For a number of years I have enjoyed the essays written under the nom de plume "Spengler" at the Asia Times site. This continues to be an excellent source of information, from a perspective beyond our shores. The irony of his appropriation of Oswald Spengler, author of The Decline of the West, in a premier Asian news source was not lost on me. Spengler has recently revealed his identity. He is, in fact, Donald P. Goldman. His story is an interesting one: a former bureaucrat at the National Security Council, musicologist , successful but disaffected Wall Street financier, a disciple of Franz Rosenzweig, who at last rediscovered Judaism. Goldman revealed his identity after recently assuming a position as associate editor of First Things. There was a time when I read every issue from cover to cover, but in recent years have given them a pass. The magazine have been a bit too triumphalist for my taste, too clearly identified with partisan American politics and have never really owned-up to their complicity in neocon misadventures in the Middle East and elsewhere. But who knows, with Spengler now associated, I may give them a look from time to time.
Goldman made a number of important points in his revelatory essay, below:
Youth culture...was an oxymoron, for culture itself was a bridge across generations, a means of cheating mortality. The old and angry cultures of the world, fighting for room to breathe against the onset of globalization, would not go quietly into the homogenizer. Many of them would fight to survive, but fight in vain, for the tide of modernity could not be rolled back….The end of the old ethnicities, I believed, would dominate the cultural and strategic agenda of the next several decades. Great countries were failing of their will to live, and it was easy to imagine a world in which Japanese, German, Italian and Russian would turn into dying languages only a century hence. Modernity taxed the Muslim world even more severely, although the results sometimes were less obvious.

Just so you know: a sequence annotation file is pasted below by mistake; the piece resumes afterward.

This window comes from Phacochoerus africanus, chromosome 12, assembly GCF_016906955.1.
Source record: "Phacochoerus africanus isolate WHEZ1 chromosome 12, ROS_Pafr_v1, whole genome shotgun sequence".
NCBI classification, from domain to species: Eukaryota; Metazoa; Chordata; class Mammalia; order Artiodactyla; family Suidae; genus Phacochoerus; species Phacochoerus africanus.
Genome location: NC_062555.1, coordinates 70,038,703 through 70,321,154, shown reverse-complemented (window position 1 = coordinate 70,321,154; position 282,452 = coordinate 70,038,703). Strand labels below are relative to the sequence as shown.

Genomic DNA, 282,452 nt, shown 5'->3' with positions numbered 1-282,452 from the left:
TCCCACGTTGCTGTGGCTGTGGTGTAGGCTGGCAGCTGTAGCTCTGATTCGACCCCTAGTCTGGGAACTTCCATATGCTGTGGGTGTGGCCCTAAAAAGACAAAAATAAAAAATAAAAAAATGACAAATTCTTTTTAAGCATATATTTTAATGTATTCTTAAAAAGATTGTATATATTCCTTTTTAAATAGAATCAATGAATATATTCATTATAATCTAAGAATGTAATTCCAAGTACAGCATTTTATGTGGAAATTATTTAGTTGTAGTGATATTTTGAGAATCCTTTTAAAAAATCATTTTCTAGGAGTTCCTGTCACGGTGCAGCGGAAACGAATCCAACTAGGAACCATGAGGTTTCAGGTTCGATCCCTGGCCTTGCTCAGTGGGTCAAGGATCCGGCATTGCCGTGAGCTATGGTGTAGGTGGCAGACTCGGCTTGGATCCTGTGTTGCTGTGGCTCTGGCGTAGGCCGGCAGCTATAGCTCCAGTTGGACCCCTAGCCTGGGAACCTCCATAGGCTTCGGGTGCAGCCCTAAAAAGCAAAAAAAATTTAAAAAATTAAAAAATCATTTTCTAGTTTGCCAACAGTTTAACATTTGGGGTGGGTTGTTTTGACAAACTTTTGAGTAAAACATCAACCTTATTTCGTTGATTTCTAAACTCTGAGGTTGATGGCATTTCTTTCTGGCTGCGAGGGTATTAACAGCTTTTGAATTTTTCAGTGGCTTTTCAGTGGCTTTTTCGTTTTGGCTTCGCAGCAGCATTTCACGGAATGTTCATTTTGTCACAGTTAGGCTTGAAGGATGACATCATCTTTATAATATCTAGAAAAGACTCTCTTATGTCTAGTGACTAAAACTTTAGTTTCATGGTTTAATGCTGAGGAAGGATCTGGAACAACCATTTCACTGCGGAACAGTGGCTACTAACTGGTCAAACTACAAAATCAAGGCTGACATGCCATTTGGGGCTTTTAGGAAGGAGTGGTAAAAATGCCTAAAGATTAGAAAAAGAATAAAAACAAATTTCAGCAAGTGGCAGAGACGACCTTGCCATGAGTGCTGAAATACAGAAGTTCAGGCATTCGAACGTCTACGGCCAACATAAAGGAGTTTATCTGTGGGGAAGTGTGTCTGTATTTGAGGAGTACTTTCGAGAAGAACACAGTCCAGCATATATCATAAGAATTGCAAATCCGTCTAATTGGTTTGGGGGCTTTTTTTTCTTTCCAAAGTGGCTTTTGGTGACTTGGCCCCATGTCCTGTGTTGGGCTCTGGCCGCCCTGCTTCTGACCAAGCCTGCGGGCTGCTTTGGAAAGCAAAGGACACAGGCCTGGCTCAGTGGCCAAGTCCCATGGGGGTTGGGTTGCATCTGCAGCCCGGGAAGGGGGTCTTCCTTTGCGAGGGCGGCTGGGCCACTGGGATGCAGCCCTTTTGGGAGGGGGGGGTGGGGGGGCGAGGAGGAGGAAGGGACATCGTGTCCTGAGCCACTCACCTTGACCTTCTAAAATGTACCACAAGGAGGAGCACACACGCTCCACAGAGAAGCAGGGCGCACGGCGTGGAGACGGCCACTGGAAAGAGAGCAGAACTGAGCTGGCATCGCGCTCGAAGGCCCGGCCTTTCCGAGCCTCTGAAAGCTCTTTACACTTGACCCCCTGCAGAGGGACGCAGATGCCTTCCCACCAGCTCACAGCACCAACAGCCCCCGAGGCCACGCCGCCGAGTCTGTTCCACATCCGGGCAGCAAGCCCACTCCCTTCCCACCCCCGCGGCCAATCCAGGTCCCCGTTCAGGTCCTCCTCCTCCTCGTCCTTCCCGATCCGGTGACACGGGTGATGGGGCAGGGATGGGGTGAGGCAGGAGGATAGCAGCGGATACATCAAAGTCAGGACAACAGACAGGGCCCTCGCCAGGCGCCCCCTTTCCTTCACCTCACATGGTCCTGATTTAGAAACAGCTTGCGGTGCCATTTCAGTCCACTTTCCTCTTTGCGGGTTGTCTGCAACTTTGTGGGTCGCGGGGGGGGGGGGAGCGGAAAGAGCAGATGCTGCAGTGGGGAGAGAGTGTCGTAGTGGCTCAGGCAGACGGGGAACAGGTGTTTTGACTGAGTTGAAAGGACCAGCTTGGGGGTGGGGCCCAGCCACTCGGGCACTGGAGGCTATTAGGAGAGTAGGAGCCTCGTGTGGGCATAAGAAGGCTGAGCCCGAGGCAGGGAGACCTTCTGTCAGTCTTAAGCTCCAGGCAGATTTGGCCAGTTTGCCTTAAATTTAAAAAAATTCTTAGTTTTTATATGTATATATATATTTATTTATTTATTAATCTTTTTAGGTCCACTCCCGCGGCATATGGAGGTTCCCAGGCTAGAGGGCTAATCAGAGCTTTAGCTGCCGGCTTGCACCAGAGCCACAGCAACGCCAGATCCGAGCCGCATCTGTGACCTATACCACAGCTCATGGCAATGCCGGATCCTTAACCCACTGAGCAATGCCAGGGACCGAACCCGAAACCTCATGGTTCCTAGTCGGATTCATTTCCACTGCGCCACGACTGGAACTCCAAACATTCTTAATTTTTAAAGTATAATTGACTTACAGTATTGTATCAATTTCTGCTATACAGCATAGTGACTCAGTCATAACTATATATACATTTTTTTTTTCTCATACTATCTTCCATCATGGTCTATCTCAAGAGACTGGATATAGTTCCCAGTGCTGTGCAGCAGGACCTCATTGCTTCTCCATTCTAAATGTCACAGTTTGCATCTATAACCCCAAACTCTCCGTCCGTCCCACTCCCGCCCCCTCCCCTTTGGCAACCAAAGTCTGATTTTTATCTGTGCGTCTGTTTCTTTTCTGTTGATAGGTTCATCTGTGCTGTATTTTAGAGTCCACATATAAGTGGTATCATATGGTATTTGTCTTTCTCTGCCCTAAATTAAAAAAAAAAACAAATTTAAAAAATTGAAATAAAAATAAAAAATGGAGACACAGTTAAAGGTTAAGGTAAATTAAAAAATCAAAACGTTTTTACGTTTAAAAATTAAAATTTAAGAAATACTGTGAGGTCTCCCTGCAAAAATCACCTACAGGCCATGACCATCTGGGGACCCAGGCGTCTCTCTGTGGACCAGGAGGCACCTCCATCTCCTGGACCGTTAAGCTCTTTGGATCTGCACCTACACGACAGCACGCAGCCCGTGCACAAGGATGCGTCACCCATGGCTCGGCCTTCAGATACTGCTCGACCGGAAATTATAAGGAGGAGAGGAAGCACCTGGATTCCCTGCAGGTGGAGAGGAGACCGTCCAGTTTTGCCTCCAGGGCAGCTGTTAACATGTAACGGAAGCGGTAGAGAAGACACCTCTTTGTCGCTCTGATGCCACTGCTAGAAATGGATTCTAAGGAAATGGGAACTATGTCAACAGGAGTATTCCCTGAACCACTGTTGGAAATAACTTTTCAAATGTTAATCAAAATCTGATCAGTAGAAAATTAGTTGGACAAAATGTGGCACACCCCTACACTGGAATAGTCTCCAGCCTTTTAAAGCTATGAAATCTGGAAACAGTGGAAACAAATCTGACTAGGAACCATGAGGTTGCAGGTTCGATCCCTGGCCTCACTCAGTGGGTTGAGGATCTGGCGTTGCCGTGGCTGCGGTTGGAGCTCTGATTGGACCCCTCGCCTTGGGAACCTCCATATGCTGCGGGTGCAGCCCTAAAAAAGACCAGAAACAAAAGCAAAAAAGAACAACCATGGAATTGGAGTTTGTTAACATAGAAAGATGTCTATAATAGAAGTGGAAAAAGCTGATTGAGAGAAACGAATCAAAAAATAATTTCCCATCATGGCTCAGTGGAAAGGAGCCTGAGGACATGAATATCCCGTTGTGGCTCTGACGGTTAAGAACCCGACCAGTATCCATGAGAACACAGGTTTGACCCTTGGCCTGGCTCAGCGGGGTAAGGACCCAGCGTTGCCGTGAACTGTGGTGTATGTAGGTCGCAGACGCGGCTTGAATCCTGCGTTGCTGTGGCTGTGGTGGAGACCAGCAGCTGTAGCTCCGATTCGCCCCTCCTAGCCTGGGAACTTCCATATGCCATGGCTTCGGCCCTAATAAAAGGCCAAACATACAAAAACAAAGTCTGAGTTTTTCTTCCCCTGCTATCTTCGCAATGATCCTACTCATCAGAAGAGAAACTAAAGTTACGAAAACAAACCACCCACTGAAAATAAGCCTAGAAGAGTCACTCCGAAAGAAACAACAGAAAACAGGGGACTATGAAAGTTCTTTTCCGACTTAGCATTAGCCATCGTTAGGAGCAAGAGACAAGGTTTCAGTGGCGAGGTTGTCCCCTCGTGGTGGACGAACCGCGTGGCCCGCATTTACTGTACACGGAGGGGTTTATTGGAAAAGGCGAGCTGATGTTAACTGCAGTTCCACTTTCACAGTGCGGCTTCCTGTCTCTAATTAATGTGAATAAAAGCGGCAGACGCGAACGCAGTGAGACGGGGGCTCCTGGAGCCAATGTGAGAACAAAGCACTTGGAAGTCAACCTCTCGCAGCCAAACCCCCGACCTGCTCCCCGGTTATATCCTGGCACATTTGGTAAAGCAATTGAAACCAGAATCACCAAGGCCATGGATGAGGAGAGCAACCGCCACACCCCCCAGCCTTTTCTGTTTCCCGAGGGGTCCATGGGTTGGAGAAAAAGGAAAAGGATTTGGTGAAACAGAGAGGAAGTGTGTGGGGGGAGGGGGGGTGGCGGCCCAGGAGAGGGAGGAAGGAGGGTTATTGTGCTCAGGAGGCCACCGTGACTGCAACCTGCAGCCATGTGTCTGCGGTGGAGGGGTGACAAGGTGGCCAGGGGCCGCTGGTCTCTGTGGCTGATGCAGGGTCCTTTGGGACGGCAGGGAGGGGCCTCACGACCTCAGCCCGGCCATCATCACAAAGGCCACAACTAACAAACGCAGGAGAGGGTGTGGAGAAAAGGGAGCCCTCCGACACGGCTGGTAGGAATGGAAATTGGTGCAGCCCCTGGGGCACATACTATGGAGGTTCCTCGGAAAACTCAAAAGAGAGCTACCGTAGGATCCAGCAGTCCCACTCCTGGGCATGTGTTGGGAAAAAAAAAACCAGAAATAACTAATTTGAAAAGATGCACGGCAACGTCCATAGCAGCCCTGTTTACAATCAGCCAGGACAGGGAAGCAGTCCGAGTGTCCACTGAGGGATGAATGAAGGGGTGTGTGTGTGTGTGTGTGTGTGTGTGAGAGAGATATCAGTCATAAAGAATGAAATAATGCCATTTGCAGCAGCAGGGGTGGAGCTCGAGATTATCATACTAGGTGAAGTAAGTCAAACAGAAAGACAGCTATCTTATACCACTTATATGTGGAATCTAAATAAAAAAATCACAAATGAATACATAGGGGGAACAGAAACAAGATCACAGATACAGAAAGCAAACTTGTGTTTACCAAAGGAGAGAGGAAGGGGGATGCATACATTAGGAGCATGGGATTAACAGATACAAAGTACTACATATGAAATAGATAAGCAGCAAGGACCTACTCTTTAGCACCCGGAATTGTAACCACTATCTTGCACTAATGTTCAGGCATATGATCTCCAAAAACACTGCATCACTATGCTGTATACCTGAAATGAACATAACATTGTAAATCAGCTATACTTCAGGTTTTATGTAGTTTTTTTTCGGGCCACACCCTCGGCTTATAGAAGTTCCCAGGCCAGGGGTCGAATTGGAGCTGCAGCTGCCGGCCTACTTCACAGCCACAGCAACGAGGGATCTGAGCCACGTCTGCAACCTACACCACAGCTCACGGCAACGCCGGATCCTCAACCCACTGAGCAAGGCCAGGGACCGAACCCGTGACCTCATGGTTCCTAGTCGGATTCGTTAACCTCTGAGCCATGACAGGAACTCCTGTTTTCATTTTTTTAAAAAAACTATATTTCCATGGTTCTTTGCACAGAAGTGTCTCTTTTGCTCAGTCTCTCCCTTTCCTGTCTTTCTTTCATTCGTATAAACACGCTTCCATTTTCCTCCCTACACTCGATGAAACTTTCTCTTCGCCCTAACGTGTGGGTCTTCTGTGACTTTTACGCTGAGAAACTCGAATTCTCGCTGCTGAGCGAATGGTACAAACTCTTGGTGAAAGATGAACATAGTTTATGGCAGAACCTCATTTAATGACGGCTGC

Goldman explains his use of the pseudonym in this way:
To inform a culture that it is going to die does not necessarily win friends, and what I needed to say would be hurtful to many readers. I needed to tell the Europeans that their post-national, secular dystopia was a death-trap whence no-one would get out alive. I needed to tell the Muslims that nothing would alleviate the unbearable sense of humiliation and loss that globalization inflicted on a civilization that once had pretensions to world dominance. I needed to tell Asians that materialism leads only to despair. And I needed to tell the Americans that their smugness would be their undoing….And it was not hard to show that the remnants of the tribal world lurking under the cover of Islam were not living, but only undead, incapable of withstanding the onslaught of modernity, throwing a tantrum against their inevitable end.
Spengler references a prescient quote from Benedict XVI, made in 1996 when he was a Cardinal:
"Perhaps we have to abandon the idea of the popular Church. Possibly, we stand before a new epoch of Church history with quite different conditions, in which Christianity will stand under the sign of the mustard seed, in small and apparently insignificant groups, which nonetheless oppose evil intensively and bring the Good into the world." The best mind in the Catholic Church squarely considered the possibility that Christianity itself might shrink into seeming insignificance….The wells of culture had run dry, because they derived from faith to begin with….Art doesn’t exist for art’s sake.
The essay can be found here.